For example, in 1 Tim 5 Paul places limits on the support the church is to provide for widows – they must be widows indeed, for Roman law required children to take care of their parents, be over 60, and so forth. In this case Paul is endorsing the customary practice of Roman society, and Roman law (because some apparently WERE taking advantage of the generosity of their brothers and sisters in Christ – so it would seem at least POSSIBLE that one or two persons in the world might perhaps, on a whim, entertain at least the remotest possibility of exploiting systems designed to help the truly needy). I realize Paul’s social context is different from ours, but it does point out that while Jesus’ generalizations say to give to anyone who asks, Paul says that we are to exercise discernment, for not all who are ‘needy’ are truly needy.

        My post was not to generalize about the poor or further marginalize them. It was simply to point out that ‘seeing’, pariticularly if one intends to help in any way (which, admittedly in this situation I did not) one must exercise some discernment (or Paul’s instructions about widows were terribly wrong). Would it be loving to give an alcholic money knowing he would just get drunk and then go home and beat his family? (Again, not making any generalizations about the poor, or alcoholics, but just pointing out that giving without discernment might make me complicite in his violence towards his family.)

  17. Thank you for writing this, Chaplain Mike. I wept when I read it. As the daughter of overseas missionaries, from the time I was out on my own, there was no question in my mind that we should remember the poor, and especially do good to those who belonged to the family of believers (Galatians 6:10). So when I moved to the Midwest and joined a church (that was trying to grow into a mega-church), the behavior of my fellow church members towards the poor and disabled puzzled me and caused me great anguish, especially because they claimed to be disciples of Christ who followed the Bible. And yet I witnessed their reluctance to give even food to needy church members, their favoritism shown towards “sharp” people (who were rapidly promoted to church leadership positions), and general lack of empathy for those who were struggling with chronic illnesses, poverty, or disabilities.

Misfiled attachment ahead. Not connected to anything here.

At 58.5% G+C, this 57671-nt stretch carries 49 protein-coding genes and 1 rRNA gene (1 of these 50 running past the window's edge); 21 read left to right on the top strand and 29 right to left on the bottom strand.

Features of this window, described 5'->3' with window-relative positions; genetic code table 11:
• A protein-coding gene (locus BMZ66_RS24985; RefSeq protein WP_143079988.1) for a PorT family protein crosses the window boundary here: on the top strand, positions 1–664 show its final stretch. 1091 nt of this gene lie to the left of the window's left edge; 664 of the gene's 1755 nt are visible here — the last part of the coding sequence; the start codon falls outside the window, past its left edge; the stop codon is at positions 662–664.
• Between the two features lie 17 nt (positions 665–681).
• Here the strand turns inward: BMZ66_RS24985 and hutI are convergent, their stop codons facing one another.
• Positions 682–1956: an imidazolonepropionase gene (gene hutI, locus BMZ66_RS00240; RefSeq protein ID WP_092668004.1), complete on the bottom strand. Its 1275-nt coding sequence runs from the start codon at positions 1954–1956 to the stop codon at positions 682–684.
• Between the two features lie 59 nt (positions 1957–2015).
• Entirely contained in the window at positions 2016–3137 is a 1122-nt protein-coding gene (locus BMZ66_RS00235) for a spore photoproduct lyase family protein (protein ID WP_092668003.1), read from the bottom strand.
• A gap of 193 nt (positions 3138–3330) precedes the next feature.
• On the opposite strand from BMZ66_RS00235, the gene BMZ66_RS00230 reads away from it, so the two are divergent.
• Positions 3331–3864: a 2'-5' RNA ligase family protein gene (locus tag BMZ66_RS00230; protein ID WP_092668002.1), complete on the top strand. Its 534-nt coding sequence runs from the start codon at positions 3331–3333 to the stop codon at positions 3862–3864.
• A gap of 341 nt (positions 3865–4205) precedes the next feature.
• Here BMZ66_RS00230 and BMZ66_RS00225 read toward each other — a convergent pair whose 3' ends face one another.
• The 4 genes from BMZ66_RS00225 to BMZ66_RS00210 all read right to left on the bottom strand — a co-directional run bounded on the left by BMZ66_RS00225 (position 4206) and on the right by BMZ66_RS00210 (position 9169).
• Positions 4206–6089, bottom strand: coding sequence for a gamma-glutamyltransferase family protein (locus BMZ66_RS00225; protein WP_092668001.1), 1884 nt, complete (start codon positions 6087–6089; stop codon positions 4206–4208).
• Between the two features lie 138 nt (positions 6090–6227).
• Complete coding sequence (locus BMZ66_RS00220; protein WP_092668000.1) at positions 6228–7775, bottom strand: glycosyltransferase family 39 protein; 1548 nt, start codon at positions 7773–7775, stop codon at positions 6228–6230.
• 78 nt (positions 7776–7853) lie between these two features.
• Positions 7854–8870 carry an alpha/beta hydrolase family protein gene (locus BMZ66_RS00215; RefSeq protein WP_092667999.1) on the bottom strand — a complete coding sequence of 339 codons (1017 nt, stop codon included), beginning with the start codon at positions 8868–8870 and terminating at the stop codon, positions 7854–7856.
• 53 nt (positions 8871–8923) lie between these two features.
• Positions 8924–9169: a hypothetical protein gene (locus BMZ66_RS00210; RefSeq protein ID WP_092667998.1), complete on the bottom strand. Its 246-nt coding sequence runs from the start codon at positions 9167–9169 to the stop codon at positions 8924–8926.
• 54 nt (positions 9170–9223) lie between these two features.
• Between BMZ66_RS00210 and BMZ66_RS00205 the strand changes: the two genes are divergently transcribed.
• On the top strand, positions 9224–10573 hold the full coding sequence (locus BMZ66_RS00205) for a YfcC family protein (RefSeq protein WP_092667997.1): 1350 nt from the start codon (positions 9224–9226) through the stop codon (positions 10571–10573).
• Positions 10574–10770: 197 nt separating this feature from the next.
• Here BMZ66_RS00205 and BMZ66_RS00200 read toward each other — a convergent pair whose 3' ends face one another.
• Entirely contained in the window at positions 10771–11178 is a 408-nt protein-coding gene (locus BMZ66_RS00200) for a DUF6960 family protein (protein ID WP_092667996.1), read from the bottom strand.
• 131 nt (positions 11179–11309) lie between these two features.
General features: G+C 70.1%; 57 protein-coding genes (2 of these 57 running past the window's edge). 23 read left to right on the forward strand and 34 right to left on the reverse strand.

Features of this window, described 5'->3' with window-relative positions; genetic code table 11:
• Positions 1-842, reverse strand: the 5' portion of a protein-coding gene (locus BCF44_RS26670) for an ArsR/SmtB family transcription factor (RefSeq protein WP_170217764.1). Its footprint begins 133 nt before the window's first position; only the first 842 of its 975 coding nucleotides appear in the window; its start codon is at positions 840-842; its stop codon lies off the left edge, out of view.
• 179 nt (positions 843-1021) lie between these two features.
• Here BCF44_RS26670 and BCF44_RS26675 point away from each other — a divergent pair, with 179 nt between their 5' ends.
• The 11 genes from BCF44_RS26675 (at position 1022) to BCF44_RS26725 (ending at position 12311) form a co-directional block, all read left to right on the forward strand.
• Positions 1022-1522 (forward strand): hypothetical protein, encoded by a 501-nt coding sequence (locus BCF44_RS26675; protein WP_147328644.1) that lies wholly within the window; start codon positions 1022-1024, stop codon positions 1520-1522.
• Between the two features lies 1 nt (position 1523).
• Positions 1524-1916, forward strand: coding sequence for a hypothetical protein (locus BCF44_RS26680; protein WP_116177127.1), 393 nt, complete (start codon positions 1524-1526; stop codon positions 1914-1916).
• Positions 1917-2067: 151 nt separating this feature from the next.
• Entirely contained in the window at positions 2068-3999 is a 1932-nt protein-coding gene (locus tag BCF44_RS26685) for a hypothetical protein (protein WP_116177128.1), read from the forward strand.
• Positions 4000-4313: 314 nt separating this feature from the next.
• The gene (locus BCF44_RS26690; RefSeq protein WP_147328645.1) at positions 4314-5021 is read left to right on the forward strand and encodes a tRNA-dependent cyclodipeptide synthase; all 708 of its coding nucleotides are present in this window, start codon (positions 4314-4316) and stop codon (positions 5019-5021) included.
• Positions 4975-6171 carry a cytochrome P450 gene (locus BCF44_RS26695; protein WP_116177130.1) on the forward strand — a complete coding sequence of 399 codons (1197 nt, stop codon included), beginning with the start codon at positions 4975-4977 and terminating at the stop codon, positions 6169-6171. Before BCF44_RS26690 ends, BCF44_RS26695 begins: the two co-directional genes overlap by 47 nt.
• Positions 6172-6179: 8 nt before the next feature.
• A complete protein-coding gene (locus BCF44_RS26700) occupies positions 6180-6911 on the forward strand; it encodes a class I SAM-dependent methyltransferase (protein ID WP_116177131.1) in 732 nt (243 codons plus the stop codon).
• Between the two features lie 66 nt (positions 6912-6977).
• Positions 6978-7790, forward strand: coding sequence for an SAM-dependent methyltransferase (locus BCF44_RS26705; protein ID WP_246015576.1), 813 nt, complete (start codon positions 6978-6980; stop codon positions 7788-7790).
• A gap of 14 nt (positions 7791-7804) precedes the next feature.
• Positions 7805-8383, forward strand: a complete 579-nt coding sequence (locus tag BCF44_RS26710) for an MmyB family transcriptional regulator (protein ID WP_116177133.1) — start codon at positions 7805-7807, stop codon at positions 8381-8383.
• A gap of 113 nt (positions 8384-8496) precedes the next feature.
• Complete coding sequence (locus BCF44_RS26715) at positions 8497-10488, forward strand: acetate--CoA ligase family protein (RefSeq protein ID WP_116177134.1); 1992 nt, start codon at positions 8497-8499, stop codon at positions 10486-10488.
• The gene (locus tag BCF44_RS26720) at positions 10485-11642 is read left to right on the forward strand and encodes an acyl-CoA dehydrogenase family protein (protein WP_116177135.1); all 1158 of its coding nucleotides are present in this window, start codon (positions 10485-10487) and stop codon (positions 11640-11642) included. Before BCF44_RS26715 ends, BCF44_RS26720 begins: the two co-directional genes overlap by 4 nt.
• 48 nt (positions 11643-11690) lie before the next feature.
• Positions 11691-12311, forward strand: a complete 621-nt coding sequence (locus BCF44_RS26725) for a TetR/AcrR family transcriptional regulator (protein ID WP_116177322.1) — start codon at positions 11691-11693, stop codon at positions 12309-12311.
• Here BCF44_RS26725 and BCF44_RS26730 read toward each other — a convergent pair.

My husband (when he was a poor young single just out of school) reported being chastised once by a wealthy deacon for not wearing better clothes (even though they were clean and decent). My husband replied firmly that he was wearing all that he could afford, and the deacon had nothing to say. The same deacon later bought a BMW for himself (with approval from church leadership), but both of his children went astray and had troubling lives.